High Country artwork inspires Central City
written by John Scarffe, Gilpin County -
Gilpin Arts in Central City brought High Country Inspirations to the Showcase Gallery in Central City for a showing from March 11 to May 11. Located at the Visitors’ Center at 103 Eureka Street, the show featured an opening reception on March 15 from 2 p.m. to 4 p.m.
Nine artists associated with the Alliance Artists of Evergreen are displaying works in the show with media ranging from oil, pastel and watercolor to photography. The works are all displayed on the walls of the Gallery, and the reception included wine, cheese, crackers, vegetables and dip.
Lynne Milliken also is a member of the Evergreen Arts Association and has lived in Evergreen since 1975. She likes to paint outside, so she prefers oils.
“With oil you can mush around in it longer,” Milliken said. “With watercolor you get one chance and you’re done.”
Raised on a Colorado ranch, she attended Metro State and the University of Northern Colorado, among other schools, and was an instructor at Denver West for 16 years. She enjoys high prairie landscapes, leaves and southwestern images.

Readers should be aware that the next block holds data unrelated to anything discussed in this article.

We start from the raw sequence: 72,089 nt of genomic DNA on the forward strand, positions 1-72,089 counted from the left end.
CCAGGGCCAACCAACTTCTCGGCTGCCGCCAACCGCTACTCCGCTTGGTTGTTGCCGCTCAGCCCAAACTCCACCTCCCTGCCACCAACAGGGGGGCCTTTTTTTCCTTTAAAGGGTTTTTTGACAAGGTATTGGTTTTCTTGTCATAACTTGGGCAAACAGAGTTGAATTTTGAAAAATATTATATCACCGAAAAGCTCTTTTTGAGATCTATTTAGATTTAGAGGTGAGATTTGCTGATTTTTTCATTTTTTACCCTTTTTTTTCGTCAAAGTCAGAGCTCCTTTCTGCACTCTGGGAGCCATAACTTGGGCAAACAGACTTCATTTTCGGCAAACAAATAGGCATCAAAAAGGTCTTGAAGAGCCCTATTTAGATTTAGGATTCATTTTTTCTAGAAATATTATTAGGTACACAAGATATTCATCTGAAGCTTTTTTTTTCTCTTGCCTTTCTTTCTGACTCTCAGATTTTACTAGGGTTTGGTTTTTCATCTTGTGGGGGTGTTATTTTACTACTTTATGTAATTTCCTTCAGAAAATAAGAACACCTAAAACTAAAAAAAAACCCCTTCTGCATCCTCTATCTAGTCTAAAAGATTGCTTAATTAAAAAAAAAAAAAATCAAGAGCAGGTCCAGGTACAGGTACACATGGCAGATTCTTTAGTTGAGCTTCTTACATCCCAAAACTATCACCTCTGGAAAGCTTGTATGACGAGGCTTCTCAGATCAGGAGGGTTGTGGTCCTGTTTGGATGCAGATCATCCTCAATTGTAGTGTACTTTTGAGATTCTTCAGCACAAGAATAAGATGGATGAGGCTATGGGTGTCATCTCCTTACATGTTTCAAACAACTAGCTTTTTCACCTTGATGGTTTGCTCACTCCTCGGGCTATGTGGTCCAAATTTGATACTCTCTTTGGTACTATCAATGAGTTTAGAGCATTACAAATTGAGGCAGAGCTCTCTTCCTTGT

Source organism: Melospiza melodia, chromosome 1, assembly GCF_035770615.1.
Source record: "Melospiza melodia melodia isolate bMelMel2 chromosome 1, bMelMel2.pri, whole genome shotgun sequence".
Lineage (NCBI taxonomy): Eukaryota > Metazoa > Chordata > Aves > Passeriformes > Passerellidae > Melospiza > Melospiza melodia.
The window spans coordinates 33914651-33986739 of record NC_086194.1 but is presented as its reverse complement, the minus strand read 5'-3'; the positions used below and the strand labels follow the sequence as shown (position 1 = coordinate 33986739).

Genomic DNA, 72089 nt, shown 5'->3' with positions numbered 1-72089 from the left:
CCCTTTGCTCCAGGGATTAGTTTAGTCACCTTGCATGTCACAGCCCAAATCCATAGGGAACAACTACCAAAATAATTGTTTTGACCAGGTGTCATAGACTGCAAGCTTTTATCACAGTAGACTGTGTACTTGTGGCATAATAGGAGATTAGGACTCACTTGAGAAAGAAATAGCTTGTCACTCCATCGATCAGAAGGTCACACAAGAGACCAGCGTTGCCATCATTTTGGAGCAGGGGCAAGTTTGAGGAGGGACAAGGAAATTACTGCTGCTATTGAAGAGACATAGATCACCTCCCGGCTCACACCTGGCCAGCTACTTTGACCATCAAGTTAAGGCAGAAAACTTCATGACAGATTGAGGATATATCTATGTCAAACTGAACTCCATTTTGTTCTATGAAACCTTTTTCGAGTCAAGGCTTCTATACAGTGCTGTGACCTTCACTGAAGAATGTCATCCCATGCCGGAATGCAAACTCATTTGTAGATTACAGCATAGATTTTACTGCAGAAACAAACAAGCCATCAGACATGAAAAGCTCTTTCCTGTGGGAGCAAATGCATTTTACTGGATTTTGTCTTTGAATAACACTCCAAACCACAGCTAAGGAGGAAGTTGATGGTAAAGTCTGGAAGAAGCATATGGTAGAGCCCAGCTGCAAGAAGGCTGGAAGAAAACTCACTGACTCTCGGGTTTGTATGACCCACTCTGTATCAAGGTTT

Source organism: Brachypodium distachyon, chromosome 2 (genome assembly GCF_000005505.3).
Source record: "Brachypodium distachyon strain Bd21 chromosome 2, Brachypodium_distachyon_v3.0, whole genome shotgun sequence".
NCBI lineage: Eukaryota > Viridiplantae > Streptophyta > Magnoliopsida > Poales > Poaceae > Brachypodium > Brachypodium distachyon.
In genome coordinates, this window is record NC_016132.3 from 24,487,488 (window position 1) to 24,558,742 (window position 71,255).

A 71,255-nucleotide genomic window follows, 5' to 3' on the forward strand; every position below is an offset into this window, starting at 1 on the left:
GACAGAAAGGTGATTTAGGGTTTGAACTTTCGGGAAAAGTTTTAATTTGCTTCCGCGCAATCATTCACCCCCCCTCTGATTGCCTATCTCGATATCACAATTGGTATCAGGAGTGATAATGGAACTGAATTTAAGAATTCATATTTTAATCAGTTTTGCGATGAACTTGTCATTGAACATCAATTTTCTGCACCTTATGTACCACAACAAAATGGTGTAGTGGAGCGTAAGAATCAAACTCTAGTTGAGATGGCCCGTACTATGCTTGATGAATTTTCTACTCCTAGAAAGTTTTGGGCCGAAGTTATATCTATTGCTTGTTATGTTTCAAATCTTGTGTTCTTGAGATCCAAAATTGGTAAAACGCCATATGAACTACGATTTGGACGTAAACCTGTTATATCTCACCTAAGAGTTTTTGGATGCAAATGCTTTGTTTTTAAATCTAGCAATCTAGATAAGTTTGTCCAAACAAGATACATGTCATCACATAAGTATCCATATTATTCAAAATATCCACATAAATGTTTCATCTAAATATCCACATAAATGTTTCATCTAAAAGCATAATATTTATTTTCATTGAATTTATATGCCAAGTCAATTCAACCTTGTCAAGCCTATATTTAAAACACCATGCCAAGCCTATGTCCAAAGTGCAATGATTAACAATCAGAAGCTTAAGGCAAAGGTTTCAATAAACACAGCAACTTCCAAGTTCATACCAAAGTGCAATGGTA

Jane Christie said, “Pastel painting is my bliss.” It reflects her love of nature, color, light and an impressionistic style. Beverly Endsley also prefers pastel and is an interior designer.
Jean Widman and Pixie Glore both enjoy “En Plein Aire” painting. Widman of Golden does both oil and water colors “outside the fence.”
Glore of Denver paints images including those from Moab, Utah, and Idaho. The Moab painting also demonstrates the pallet knife technique.
Gail Posner also works with oil. She has a love of the southwest, and said art has been a healing force in her life. Gayle MacDougall also displayed water color painting. Gale Gatto’s fine art photography displays stunning mountain images such as Mt. Sniffels.
Carolyn Evans Campbell is a writer, teacher, poet and playwright. She has published five books of poetry.
Campbell is a Colorado native and attended the University of Colorado. She likes abstract painting that suggests a story. She paints people in relationship to other people.
“All of my work is drawn from that strange place where images lie in wait for a new form of energy,” Campbell said,” and hopefully will awaken a wry smile.”